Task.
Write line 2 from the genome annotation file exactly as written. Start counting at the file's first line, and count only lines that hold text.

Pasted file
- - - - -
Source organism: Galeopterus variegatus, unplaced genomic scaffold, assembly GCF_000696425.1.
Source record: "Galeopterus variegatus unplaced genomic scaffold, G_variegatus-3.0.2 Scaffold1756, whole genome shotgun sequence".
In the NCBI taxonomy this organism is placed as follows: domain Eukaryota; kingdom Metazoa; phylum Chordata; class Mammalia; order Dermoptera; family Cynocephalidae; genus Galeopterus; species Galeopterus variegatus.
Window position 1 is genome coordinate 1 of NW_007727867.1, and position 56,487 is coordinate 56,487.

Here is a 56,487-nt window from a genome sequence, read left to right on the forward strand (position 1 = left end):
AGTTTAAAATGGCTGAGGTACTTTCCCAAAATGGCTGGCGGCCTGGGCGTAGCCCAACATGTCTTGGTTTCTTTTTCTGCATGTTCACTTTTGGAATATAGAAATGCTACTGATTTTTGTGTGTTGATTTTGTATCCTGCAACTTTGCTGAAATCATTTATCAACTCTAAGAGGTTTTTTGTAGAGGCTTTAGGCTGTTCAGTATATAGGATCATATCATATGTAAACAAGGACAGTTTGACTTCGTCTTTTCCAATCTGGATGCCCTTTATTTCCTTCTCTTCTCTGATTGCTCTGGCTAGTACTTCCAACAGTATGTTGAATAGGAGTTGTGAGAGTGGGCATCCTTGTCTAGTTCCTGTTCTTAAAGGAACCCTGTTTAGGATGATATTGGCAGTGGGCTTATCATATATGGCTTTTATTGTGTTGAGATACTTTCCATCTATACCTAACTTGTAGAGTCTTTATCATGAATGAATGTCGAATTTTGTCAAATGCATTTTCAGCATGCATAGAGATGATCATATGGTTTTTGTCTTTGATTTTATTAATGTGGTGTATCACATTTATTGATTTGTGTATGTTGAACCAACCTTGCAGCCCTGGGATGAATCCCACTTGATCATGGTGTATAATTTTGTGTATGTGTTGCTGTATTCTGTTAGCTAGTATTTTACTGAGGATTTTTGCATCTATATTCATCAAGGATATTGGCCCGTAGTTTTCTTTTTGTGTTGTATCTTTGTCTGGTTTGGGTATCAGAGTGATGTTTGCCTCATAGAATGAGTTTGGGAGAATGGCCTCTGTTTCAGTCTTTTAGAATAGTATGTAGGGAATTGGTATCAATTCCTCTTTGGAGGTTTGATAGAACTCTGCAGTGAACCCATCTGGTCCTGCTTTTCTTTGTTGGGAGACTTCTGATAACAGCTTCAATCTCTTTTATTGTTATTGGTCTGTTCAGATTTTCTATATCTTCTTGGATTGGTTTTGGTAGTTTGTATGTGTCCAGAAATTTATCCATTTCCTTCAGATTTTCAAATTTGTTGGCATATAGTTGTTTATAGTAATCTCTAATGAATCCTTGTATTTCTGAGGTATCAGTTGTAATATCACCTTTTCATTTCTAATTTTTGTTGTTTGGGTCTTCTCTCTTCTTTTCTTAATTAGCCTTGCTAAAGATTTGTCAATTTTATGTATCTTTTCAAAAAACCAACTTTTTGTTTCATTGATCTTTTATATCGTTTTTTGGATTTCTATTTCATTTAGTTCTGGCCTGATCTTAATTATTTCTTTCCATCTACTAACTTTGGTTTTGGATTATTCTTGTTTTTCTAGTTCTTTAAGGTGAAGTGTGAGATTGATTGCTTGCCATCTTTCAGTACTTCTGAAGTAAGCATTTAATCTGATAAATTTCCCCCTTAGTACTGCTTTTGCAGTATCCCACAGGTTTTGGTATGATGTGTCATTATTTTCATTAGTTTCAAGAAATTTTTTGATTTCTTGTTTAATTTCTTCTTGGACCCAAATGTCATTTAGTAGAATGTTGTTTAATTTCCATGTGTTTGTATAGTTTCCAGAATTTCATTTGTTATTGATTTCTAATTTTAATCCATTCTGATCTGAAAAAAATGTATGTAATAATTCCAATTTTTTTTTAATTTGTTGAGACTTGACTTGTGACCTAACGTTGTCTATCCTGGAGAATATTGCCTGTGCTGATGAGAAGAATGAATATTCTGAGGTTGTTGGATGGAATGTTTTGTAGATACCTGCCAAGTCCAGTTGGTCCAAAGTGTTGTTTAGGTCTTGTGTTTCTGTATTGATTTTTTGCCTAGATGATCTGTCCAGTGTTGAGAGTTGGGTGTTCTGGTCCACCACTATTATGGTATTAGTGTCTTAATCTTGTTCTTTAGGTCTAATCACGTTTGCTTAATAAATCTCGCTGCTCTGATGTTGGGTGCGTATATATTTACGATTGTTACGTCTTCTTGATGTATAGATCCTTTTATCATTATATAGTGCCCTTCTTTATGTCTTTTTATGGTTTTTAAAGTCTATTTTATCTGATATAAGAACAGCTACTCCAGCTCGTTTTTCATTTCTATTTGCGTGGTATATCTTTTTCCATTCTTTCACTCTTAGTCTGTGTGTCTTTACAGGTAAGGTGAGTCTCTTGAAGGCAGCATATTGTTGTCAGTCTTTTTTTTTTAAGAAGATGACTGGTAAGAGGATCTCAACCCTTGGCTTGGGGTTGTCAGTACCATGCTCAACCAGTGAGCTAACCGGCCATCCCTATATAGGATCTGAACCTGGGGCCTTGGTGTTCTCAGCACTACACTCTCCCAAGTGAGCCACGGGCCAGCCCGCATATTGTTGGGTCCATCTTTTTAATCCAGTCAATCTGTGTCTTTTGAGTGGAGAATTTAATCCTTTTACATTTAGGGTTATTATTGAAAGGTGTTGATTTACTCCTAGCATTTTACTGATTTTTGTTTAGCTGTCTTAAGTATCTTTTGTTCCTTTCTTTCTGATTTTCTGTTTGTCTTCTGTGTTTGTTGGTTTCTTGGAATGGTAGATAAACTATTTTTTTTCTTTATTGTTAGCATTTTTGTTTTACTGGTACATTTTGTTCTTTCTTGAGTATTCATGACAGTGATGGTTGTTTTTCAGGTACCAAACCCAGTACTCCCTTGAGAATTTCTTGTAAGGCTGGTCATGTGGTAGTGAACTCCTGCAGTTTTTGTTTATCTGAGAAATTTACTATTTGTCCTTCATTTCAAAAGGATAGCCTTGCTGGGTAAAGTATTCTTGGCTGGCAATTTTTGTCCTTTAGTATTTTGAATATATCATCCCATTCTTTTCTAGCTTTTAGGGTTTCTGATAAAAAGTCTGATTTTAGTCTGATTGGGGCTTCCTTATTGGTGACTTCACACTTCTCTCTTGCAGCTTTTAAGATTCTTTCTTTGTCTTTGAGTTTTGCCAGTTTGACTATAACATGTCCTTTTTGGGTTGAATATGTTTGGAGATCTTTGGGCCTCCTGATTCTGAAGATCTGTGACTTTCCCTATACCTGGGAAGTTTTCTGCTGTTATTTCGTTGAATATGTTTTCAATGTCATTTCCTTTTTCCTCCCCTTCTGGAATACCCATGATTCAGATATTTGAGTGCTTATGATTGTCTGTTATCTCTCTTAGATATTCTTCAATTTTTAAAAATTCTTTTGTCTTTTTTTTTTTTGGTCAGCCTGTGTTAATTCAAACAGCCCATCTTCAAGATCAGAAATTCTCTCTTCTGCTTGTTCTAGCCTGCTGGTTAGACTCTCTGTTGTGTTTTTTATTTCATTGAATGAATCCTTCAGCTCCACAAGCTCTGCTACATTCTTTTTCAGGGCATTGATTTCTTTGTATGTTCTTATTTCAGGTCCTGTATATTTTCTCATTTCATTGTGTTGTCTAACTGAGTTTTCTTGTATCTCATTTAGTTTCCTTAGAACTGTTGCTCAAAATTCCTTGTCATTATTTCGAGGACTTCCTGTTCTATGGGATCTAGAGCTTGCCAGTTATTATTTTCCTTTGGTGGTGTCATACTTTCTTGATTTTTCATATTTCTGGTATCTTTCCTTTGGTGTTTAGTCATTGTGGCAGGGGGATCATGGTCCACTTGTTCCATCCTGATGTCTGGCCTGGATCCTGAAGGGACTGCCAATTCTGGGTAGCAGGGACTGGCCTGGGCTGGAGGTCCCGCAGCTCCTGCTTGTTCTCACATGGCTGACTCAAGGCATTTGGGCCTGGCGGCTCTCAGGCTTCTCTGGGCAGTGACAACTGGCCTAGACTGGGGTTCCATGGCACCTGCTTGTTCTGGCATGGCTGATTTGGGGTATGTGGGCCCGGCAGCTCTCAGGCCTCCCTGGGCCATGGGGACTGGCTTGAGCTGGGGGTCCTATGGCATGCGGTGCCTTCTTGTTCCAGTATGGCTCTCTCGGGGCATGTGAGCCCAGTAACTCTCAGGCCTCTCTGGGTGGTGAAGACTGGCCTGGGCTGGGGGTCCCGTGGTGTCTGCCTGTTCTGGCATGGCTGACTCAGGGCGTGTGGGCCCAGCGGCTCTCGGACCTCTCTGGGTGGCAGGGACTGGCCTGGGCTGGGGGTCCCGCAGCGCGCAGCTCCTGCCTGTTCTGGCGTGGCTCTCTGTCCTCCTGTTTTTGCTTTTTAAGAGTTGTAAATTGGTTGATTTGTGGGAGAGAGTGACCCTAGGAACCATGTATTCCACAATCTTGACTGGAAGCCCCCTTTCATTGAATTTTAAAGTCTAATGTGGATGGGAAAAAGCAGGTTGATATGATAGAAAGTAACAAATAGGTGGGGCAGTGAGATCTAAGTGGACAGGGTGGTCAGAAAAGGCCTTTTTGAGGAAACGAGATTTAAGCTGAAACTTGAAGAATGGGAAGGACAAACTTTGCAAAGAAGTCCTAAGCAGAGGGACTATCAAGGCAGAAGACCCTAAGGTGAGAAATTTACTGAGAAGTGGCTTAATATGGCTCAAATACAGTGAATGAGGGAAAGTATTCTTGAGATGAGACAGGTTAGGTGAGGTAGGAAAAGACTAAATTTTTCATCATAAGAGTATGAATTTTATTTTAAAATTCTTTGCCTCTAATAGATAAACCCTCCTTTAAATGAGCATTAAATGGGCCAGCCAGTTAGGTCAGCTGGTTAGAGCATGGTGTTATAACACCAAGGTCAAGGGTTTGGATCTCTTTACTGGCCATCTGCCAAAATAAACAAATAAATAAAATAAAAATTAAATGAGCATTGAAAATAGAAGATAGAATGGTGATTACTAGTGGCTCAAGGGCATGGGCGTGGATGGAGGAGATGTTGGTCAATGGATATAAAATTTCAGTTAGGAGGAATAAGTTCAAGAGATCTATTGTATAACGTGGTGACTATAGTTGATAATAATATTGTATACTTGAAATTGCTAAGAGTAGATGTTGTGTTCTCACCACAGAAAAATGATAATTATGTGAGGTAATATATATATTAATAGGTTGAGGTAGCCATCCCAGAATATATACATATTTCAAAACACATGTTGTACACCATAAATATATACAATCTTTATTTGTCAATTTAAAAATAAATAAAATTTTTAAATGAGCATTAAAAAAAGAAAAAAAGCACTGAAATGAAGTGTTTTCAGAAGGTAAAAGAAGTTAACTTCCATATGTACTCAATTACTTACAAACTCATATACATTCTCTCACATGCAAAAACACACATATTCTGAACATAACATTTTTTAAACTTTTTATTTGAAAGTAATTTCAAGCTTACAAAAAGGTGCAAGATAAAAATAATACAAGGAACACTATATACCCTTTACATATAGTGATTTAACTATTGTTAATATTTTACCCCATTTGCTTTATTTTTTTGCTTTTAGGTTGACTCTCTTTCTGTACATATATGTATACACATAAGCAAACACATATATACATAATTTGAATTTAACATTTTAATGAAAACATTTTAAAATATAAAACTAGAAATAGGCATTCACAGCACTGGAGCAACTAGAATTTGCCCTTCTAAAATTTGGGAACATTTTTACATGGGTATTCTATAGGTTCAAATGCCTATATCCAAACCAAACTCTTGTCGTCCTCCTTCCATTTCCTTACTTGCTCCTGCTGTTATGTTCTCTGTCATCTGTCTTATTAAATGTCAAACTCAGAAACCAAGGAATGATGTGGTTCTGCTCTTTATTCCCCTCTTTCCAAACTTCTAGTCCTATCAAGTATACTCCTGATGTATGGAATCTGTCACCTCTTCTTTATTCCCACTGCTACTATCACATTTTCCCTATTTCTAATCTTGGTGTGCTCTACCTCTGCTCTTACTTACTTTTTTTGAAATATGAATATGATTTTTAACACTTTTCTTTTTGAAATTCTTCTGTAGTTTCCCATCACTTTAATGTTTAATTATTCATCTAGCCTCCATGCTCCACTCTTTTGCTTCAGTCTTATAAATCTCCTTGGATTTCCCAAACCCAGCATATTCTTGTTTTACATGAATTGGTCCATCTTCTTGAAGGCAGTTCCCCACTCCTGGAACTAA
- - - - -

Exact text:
Source record: "Galeopterus variegatus unplaced genomic scaffold, G_variegatus-3.0.2 Scaffold1756, whole genome shotgun sequence".